What are the possible complications of Budd-Chiari syndrome?

Updated: Oct 10, 2018
  • Author: Praveen K Roy, MD, AGAF; Chief Editor: BS Anand, MD  more...
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Answer

Morbidity and mortality in Budd-Chiari syndrome are generally related to complications of liver failure and ascites but can also be impacted by the type of concomitant underlying disease, if any. Complications associated with Budd-Chiari syndrome include the following:

  • Hepatic encephalopathy

  • Variceal hemorrhage

  • Hepatorenal syndrome

  • Portal hypertension

  • Complications secondary to hypercoagulable state

  • Complications secondary to hepatic decompensation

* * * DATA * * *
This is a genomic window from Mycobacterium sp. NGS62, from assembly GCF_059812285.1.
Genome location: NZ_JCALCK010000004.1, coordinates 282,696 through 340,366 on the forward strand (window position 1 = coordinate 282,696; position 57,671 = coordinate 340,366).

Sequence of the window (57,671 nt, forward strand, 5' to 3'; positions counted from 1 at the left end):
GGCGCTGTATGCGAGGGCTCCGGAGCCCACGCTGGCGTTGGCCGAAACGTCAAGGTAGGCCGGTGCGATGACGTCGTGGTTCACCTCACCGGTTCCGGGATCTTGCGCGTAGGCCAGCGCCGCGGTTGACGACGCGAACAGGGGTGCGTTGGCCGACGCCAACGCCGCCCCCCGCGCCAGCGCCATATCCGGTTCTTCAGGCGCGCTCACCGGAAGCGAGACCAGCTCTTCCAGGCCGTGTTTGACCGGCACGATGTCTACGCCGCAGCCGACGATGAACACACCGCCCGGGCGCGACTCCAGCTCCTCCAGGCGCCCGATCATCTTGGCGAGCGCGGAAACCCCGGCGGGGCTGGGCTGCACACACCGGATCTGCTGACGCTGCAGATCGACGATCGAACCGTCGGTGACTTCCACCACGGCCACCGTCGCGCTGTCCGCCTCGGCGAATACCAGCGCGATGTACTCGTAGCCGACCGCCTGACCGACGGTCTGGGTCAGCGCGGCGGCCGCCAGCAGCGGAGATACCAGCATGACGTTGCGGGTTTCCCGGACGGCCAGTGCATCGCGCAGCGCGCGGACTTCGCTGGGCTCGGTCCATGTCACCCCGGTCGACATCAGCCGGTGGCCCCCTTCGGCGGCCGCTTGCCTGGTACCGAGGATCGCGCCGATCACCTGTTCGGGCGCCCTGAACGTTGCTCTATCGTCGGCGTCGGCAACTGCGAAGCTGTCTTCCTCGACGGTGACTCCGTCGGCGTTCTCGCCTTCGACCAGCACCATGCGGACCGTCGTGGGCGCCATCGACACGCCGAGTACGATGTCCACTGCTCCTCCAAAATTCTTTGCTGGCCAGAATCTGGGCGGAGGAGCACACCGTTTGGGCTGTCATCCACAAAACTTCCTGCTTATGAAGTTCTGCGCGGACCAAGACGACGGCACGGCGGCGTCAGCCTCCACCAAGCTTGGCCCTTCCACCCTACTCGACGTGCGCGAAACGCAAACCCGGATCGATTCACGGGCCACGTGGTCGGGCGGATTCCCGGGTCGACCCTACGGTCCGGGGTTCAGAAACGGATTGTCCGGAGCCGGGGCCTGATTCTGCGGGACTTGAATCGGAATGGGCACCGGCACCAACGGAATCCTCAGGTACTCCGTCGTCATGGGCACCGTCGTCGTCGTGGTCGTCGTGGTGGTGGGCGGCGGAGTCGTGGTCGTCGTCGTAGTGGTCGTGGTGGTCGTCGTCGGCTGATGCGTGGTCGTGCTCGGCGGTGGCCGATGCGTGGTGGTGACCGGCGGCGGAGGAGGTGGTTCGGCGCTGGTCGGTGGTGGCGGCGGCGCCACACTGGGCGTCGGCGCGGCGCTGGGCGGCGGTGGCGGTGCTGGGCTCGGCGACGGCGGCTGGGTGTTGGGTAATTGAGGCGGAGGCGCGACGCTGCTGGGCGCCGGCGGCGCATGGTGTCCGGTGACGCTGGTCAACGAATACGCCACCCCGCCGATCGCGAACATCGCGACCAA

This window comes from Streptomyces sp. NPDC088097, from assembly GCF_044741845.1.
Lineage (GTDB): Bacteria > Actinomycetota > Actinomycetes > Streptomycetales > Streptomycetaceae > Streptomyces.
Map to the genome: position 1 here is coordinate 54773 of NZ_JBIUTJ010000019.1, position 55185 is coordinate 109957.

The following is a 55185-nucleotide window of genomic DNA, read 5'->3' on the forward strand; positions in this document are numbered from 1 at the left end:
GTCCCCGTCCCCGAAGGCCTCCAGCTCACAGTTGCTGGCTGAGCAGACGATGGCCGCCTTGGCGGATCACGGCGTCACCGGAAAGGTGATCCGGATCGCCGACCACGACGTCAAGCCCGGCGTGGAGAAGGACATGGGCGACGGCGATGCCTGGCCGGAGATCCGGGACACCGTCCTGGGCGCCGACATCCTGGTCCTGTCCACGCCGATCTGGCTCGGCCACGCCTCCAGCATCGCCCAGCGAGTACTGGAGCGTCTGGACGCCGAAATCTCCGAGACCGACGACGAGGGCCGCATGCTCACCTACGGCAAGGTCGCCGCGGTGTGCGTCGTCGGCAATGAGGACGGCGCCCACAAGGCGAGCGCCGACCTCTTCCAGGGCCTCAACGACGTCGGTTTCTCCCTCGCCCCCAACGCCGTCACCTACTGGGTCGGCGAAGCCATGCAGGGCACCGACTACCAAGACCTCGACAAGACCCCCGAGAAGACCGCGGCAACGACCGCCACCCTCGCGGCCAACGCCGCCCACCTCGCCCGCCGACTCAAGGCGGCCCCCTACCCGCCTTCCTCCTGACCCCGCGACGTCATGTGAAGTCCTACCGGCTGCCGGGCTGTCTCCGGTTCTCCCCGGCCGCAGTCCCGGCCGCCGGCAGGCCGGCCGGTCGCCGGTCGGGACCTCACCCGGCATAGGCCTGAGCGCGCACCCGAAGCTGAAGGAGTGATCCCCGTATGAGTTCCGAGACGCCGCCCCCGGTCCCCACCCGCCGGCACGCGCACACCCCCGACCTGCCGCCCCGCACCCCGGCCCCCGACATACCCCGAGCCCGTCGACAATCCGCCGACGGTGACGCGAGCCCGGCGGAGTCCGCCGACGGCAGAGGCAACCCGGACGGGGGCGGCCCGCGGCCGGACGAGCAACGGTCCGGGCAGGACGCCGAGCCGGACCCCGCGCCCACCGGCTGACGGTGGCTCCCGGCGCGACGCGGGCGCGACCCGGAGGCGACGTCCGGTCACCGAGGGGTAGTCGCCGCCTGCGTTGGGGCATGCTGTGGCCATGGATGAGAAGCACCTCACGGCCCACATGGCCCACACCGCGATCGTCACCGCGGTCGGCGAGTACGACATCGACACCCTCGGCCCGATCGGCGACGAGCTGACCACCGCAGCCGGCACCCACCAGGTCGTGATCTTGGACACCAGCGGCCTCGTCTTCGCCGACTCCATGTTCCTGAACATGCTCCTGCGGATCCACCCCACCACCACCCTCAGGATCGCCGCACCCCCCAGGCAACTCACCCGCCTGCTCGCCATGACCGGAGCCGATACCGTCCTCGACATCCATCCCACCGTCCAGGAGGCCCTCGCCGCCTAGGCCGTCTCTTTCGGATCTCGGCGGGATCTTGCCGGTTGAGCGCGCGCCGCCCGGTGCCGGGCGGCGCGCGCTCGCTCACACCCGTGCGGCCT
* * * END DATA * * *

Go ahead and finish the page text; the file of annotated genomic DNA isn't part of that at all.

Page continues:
Bacterial peritonitis is always of concern in the patient with ascites, especially if paracentesis is undertaken. Complications must also be considered in relation to therapies used (eg, thrombolytics). The mortality rate can be high in patients who develop fulminant hepatic failure.

Budd-Chiari syndrome can also lead to HCC (or oppositely, in some cases, develop secondary to it). In a retrospective study, Liu et al found evidence that HCC in primary Budd-Chiari syndrome is associated with blockage of the inferior vena cava and stricture of the hepatic venous outflow tract. The investigators’ results also indicated that transcatheter arterial chemoembolization (TACE) is an effective treatment for HCC in these patients, with a significant drop in alpha-fetoprotein levels after TACE treatment. The study included 246 patients with Budd-Chiari syndrome, including 14 with HCC. Ultrasonography, computed tomography (CT) scanning, magnetic resonance imaging (MRI), and angiography were used to determine the imaging characteristics in patients with HCC. [17]


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